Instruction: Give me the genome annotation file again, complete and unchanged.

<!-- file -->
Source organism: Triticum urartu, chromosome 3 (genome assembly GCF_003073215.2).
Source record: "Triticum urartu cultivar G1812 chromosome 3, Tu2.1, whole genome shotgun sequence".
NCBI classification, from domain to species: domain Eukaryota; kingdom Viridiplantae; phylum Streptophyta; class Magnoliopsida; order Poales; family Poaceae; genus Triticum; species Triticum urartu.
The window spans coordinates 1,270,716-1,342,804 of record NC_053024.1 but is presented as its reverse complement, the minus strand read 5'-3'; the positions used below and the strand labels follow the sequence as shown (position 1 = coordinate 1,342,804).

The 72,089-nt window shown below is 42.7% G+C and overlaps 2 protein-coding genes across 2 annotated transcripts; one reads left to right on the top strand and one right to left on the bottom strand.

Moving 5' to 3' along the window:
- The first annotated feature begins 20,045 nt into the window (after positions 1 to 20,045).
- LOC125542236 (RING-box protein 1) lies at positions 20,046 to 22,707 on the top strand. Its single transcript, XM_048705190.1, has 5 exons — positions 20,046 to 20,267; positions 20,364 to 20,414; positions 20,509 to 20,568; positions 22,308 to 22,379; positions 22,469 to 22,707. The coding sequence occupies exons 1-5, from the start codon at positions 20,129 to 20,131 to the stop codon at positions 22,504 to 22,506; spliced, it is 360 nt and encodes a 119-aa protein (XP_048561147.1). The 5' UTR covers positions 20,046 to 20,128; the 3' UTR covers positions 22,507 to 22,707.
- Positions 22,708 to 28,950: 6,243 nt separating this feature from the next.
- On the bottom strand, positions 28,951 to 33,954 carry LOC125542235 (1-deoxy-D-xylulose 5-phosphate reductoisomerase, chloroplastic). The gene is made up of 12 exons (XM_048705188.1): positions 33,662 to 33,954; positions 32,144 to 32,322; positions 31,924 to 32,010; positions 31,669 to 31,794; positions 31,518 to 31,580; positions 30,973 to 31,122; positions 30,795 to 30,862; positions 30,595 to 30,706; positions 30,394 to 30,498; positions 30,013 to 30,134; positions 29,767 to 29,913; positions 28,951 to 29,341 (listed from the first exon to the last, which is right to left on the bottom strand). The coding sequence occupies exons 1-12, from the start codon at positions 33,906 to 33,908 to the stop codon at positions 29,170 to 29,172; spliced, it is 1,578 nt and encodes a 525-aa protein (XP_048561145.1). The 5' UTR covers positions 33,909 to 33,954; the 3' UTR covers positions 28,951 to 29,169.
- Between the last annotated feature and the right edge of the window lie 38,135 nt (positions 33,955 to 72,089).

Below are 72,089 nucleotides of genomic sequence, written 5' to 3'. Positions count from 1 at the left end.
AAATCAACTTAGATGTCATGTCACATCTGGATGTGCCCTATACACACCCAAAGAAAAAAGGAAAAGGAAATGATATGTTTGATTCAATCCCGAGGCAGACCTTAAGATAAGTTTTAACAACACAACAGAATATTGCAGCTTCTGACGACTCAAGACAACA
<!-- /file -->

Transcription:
Source organism: Triticum urartu, chromosome 3 (genome assembly GCF_003073215.2).
Source record: "Triticum urartu cultivar G1812 chromosome 3, Tu2.1, whole genome shotgun sequence".
NCBI classification, from domain to species: domain Eukaryota; kingdom Viridiplantae; phylum Streptophyta; class Magnoliopsida; order Poales; family Poaceae; genus Triticum; species Triticum urartu.
The window spans coordinates 1,270,716-1,342,804 of record NC_053024.1 but is presented as its reverse complement, the minus strand read 5'-3'; the positions used below and the strand labels follow the sequence as shown (position 1 = coordinate 1,342,804).

The 72,089-nt window shown below is 42.7% G+C and overlaps 2 protein-coding genes across 2 annotated transcripts; one reads left to right on the top strand and one right to left on the bottom strand.

Moving 5' to 3' along the window:
- The first annotated feature begins 20,045 nt into the window (after positions 1 to 20,045).
- LOC125542236 (RING-box protein 1) lies at positions 20,046 to 22,707 on the top strand. Its single transcript, XM_048705190.1, has 5 exons — positions 20,046 to 20,267; positions 20,364 to 20,414; positions 20,509 to 20,568; positions 22,308 to 22,379; positions 22,469 to 22,707. The coding sequence occupies exons 1-5, from the start codon at positions 20,129 to 20,131 to the stop codon at positions 22,504 to 22,506; spliced, it is 360 nt and encodes a 119-aa protein (XP_048561147.1). The 5' UTR covers positions 20,046 to 20,128; the 3' UTR covers positions 22,507 to 22,707.
- Positions 22,708 to 28,950: 6,243 nt separating this feature from the next.
- On the bottom strand, positions 28,951 to 33,954 carry LOC125542235 (1-deoxy-D-xylulose 5-phosphate reductoisomerase, chloroplastic). The gene is made up of 12 exons (XM_048705188.1): positions 33,662 to 33,954; positions 32,144 to 32,322; positions 31,924 to 32,010; positions 31,669 to 31,794; positions 31,518 to 31,580; positions 30,973 to 31,122; positions 30,795 to 30,862; positions 30,595 to 30,706; positions 30,394 to 30,498; positions 30,013 to 30,134; positions 29,767 to 29,913; positions 28,951 to 29,341 (listed from the first exon to the last, which is right to left on the bottom strand). The coding sequence occupies exons 1-12, from the start codon at positions 33,906 to 33,908 to the stop codon at positions 29,170 to 29,172; spliced, it is 1,578 nt and encodes a 525-aa protein (XP_048561145.1). The 5' UTR covers positions 33,909 to 33,954; the 3' UTR covers positions 28,951 to 29,169.
- Between the last annotated feature and the right edge of the window lie 38,135 nt (positions 33,955 to 72,089).

Below are 72,089 nucleotides of genomic sequence, written 5' to 3'. Positions count from 1 at the left end.
AAATCAACTTAGATGTCATGTCACATCTGGATGTGCCCTATACACACCCAAAGAAAAAAGGAAAAGGAAATGATATGTTTGATTCAATCCCGAGGCAGACCTTAAGATAAGTTTTAACAACACAACAGAATATTGCAGCTTCTGACGACTCAAGACAACA